Now, I am one who is happy with whatever WC posts on TUW, given that he is a smart, busy guy. I think WC might be spending more time than needed reading loosely conceived liberal blog posts, but that is not for me to say; perhaps he might just tune in to NPR on the way home to get the liberal take on the news, if he has not already gotten that around the lounge in Harkness Hall. Certainly, logically, these writers should not get Wintercow down. Let us be charitable by saying they are in a different world, uninterested in exploring the subtleties of the deeper questions WC likes to explore.

    I am (and I assume many of WC’s readers are) happy that WC has effected considerable influence in his teaching at the U of R, and I hope WC knows it. There is a large roomful of people whom WC has taught that are now brilliant intellects and capable people. As Robert Reich would remind us, don’t forget the Multiplier!

    So WC does not have to join committees and take interviews. I still think WC should write a high school economics textbook, a college Economics 103 textbook, and a mass trade bestseller, if he can find the time, some of which he will have more of if he does not read and parse VOX.

  4. Scott says:

    Im afraid I have to agree with WC’s sentiment here. While I don’ t think the linked article is worthy of my time, it does capture the general character of the vulgar hate spewed by the opponents of liberty. It’s perspectives like these that make debate impossible – communicating with anyone who would publish such a title is more difficult than trying to reason with a hungry dog. And sure, this particular author is likely trying to garner attention by shocking the audience with a juicy title, but this level of ignorance, fueled with spiteful passion, is commonplace and omnipresent throughout any and all popular reading and discussion. If nothing else, it really takes the fun out of trying to have any sort of reasonable discussion on any policy, and ultimately impedes intellectual progress.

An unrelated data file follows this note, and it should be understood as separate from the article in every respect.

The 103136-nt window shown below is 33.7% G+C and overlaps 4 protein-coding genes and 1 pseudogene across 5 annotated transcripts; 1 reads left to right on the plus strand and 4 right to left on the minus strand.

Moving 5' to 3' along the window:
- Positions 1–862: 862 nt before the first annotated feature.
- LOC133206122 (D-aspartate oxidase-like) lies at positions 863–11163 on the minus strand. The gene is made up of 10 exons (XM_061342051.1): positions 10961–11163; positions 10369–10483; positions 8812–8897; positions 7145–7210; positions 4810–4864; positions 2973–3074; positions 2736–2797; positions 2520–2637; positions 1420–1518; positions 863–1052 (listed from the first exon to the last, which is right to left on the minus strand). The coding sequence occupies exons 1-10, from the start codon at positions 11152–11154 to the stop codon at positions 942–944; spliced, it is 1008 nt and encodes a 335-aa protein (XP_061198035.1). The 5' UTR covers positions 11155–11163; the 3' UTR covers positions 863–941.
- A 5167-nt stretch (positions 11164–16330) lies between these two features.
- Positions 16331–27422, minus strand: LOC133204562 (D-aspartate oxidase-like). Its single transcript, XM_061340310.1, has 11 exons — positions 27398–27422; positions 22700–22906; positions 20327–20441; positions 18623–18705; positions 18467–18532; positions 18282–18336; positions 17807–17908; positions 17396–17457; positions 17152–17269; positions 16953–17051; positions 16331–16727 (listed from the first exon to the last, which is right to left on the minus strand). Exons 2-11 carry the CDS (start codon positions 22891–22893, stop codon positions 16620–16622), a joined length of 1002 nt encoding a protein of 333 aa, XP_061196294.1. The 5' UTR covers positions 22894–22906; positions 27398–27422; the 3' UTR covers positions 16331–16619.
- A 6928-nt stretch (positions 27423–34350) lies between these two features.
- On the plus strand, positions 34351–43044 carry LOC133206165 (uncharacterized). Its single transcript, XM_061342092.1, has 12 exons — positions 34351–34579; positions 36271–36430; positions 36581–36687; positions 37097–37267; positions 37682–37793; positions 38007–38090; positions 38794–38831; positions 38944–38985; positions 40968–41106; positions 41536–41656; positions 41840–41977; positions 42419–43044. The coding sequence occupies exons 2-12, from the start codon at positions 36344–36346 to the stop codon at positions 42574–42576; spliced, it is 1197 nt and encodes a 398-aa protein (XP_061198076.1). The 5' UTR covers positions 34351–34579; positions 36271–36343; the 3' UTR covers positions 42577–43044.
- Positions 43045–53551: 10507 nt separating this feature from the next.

Of course, nature will organize itself, spontaneously, and the meaninglessness of this ‘debate’ will only be realized perhaps generations from now. So whats the point in getting worked up?

    http://www.economist.com/blogs/democracyinamerica/2014/09/hayek-and-libertarianism

  5. rfam says:

    There’s a guy who writes opinion over at Forbes who expressed a similar sentiment a couple years ago, it saddened me although he continues to write. You can’t quit, you know there’s a reason they call you stupid and its not because you’re stupid.

  6. alex says:

    i dont find these same hateful and simplistic viewpoints in actually talking to people as you see in the popular media. im surprised that even at uofr there arent more people interested in engaging. maybe im not smart enough to see how terrible the state of debate is, but when i try to engage, its rare that people call my views stupid. of, sometimes they imply it, but a couple patiently phrased questions does the trick.

    ive been reading this book of excerpts from various economists called ‘what do economists contribute’. im convinced by the idea that economists need to/should continuously combat the ignorance of the layman that inevitably crops up every generation, rather than retreat into academics. we need you, wc.

  7. Harry says:

    Great point, Alex. We always enjoy reading Prof. WC.

    Alex, it must have taken some effort to do no caps in your post. Cheer up!

  8. John says:

    Articles like the one in question are all the more reason why we need you WC. This blog (and your UR class) has helped so many people to see through the bullshit that is out there.

  9. alex says:

    tough to write comments via cell